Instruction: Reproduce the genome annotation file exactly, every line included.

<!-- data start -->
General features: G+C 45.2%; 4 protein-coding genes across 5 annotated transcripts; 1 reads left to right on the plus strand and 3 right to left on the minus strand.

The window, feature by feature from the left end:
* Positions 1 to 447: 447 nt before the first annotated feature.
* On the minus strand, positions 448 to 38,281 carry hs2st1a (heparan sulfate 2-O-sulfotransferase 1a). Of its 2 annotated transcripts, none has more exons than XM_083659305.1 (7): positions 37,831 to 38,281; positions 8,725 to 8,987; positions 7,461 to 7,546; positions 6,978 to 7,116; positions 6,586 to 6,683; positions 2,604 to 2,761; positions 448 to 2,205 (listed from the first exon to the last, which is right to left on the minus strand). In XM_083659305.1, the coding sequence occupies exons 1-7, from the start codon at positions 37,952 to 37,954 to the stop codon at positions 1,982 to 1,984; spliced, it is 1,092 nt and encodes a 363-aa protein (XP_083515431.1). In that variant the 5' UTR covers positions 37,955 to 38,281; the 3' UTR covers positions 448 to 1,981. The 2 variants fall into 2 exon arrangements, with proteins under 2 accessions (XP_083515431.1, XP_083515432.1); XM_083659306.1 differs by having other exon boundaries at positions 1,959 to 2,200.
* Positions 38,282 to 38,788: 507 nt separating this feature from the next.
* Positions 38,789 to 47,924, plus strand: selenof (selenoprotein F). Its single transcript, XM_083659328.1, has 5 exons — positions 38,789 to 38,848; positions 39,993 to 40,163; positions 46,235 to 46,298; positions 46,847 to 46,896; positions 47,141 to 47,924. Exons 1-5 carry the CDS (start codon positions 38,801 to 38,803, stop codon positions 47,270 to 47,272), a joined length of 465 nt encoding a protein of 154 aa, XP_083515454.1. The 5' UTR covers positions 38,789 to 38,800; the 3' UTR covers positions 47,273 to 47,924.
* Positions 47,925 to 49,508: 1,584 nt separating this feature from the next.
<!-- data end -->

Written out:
General features: G+C 45.2%; 4 protein-coding genes across 5 annotated transcripts; 1 reads left to right on the plus strand and 3 right to left on the minus strand.

The window, feature by feature from the left end:
* Positions 1 to 447: 447 nt before the first annotated feature.
* On the minus strand, positions 448 to 38,281 carry hs2st1a (heparan sulfate 2-O-sulfotransferase 1a). Of its 2 annotated transcripts, none has more exons than XM_083659305.1 (7): positions 37,831 to 38,281; positions 8,725 to 8,987; positions 7,461 to 7,546; positions 6,978 to 7,116; positions 6,586 to 6,683; positions 2,604 to 2,761; positions 448 to 2,205 (listed from the first exon to the last, which is right to left on the minus strand). In XM_083659305.1, the coding sequence occupies exons 1-7, from the start codon at positions 37,952 to 37,954 to the stop codon at positions 1,982 to 1,984; spliced, it is 1,092 nt and encodes a 363-aa protein (XP_083515431.1). In that variant the 5' UTR covers positions 37,955 to 38,281; the 3' UTR covers positions 448 to 1,981. The 2 variants fall into 2 exon arrangements, with proteins under 2 accessions (XP_083515431.1, XP_083515432.1); XM_083659306.1 differs by having other exon boundaries at positions 1,959 to 2,200.
* Positions 38,282 to 38,788: 507 nt separating this feature from the next.
* Positions 38,789 to 47,924, plus strand: selenof (selenoprotein F). Its single transcript, XM_083659328.1, has 5 exons — positions 38,789 to 38,848; positions 39,993 to 40,163; positions 46,235 to 46,298; positions 46,847 to 46,896; positions 47,141 to 47,924. Exons 1-5 carry the CDS (start codon positions 38,801 to 38,803, stop codon positions 47,270 to 47,272), a joined length of 465 nt encoding a protein of 154 aa, XP_083515454.1. The 5' UTR covers positions 38,789 to 38,800; the 3' UTR covers positions 47,273 to 47,924.
* Positions 47,925 to 49,508: 1,584 nt separating this feature from the next.